In Scala, we can create a variable and assign it a value as follows.

Variables can be reassigned.

Variables are useful because they allow us to save the results of computation for reuse. They’re particularly helpful when we want to use the value of an expression in multiple places.

Vals (i.e., constant variables)

In general, Scala encourages us to avoid reassigning variables as that can make programs more complicated. Instead, Scala encourages the use of val variables, which cannot be reassigned.

We should use val in place of var whenever possible to keep our code simple and easy to reason about. Working with Scala will teach us patterns to avoid variable reassignment.


We’ll commonly want to define computation that can be reused. For that, we use functions. Functions take input parameters and compute a resulting value. E.g.,

The big thing to note in the function definition (i.e., def) is that we have to specify the types for both function parameters and the return value of the function. In this case, the function takes a single integer parameter, x, and returns an integer.

Functions can take more than one input parameter.

In the previous two examples, the function just consisted of a single expression. We can have more complicated functions with multiple statements, including defining local variables.

Brackets are used to group together these multiple statements. Note, that the function evaluates to the value of the last expression and there’s no need for an explicit return statement as in some other programming languages. This example also introduces a new type, Double, that is used to represent numbers with decimal points; in math terms, real numbers.

Function parameters don’t have to be limited to numeric types and can take any data type. For instance, there is also the String type, which consists of text; i.e., a string of characters. Further, functions don’t have to evaluate to a usable value and these functions are declared with Unit return types.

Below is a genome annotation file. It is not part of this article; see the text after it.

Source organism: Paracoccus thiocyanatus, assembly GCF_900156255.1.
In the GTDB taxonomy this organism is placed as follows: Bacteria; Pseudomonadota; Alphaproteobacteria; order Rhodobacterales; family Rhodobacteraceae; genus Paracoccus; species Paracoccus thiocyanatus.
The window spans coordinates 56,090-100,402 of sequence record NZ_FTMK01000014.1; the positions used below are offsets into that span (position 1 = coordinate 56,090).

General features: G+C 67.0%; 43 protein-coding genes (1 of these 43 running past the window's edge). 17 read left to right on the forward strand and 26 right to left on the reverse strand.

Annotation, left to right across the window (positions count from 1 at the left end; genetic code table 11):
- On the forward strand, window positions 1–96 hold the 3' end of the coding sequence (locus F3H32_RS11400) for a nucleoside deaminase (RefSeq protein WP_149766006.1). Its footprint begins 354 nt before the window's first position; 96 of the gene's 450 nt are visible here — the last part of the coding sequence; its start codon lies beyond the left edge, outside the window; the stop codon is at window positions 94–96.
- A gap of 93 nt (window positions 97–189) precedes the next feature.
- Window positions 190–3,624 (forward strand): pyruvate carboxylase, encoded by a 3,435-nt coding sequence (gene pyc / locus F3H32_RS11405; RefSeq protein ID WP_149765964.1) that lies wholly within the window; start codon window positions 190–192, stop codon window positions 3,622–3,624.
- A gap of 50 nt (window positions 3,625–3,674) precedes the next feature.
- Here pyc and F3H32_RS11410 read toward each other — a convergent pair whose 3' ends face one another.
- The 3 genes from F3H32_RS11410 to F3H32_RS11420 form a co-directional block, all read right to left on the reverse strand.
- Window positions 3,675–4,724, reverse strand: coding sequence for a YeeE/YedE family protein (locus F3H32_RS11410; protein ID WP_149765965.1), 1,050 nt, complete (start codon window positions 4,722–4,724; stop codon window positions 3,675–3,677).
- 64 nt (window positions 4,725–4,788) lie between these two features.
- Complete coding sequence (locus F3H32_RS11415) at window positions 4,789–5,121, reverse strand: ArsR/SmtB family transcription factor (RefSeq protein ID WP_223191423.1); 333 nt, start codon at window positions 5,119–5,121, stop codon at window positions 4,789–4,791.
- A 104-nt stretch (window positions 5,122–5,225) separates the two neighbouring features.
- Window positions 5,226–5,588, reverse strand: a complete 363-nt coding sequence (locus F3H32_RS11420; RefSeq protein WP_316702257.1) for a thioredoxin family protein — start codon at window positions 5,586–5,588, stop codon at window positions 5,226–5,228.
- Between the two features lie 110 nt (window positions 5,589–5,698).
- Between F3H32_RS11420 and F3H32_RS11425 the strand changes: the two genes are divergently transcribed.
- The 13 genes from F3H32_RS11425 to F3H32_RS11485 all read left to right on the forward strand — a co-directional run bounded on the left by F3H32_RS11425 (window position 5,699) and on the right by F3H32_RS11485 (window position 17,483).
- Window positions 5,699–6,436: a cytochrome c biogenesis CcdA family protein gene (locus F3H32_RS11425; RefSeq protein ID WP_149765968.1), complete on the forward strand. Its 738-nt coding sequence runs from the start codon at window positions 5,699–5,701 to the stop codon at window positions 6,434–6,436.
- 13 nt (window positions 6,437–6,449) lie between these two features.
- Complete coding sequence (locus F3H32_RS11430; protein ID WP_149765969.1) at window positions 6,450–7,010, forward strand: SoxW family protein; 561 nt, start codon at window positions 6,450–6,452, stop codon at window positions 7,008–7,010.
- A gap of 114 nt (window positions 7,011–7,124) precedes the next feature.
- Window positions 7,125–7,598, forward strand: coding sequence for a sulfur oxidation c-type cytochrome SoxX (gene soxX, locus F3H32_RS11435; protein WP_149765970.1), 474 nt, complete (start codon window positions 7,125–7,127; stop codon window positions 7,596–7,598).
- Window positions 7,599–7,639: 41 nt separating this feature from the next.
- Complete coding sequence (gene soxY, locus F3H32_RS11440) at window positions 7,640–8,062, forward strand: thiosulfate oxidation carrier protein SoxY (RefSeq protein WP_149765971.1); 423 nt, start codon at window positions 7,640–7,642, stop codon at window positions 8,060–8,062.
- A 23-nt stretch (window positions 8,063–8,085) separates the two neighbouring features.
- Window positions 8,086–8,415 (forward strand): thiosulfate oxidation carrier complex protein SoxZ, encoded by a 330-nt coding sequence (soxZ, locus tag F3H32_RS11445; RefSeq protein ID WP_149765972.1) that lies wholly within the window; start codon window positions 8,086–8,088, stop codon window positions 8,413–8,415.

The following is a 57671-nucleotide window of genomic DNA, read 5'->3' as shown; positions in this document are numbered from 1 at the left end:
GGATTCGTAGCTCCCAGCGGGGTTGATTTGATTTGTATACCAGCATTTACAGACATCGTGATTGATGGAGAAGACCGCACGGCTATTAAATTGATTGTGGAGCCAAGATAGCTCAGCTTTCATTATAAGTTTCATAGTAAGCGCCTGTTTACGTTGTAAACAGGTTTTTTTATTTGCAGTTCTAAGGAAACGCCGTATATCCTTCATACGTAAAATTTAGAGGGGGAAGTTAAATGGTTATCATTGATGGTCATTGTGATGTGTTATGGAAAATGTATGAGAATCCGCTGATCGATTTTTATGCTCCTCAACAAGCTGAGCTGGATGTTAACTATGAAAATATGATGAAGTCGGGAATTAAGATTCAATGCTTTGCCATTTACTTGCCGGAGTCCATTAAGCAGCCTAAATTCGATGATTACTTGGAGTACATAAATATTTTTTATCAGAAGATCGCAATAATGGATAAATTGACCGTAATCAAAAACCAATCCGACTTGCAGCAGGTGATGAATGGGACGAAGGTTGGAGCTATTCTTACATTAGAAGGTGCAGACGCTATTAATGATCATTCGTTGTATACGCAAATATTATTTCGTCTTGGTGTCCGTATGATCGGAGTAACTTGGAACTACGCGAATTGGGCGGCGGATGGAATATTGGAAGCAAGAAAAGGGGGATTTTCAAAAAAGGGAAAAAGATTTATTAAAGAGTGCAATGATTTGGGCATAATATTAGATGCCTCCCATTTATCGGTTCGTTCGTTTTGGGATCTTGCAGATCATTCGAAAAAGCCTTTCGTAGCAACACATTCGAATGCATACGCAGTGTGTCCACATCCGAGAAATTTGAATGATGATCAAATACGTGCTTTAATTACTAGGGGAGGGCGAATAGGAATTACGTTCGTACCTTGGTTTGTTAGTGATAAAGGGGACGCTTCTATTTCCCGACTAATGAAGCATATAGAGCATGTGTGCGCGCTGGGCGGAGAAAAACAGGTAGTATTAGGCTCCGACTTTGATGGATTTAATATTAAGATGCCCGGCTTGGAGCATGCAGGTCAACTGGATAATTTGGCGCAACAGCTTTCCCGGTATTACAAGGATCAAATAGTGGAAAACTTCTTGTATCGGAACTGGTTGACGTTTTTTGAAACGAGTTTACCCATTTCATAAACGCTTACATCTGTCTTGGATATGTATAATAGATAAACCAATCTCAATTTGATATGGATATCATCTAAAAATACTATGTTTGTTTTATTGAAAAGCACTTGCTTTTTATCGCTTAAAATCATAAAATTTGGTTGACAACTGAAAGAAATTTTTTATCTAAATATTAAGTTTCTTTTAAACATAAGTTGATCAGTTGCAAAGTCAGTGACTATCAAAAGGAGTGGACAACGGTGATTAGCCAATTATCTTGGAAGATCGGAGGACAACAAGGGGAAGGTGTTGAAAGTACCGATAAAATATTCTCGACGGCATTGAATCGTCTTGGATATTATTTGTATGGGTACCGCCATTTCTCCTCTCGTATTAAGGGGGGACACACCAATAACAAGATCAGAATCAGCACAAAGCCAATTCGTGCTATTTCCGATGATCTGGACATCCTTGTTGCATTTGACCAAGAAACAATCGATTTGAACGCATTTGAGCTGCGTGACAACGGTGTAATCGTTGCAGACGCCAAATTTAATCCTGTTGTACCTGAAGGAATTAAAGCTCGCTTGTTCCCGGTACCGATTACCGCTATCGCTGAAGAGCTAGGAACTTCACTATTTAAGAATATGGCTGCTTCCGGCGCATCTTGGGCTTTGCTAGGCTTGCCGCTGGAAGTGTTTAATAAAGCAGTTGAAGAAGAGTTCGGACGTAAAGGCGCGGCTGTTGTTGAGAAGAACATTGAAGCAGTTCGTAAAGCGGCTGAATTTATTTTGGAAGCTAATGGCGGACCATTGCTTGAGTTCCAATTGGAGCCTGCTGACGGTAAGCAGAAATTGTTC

How would you write a function that takes two integers, defines a val that is the sum of the two integers, and then print that value? Here’s a template.

Does your code run in Scastie?


Scala supports if expressions to conditionally evaluate expressions. Unlike more procedural languages where if is a statement (i.e., code that doesn’t evaluate to a value), the Scala if is an expression that evaluates to a value.

Just like functions, you can have a conditional expression that combines multiple statements (e.g., assigning a val) and expressions. Same as functions, brackets are used to create such a compound expression and it evaluates to the value of the last expression.

Scala if expressions can be used to conditionally execute statements with side effects; e.g., printing a value. Note, a side effect is anything that happens outside of our code evaluating to a value, including printing output.

In this example, there is no else clause.

Can you modify the function to be called printClassification that prints both large and small numbers, with a suffix that says either “is large enough” or “is too small”?

Conditionals can be nested as shown in the following example for SICP abs function for computing the absolute value of an integer.

Recursive Functions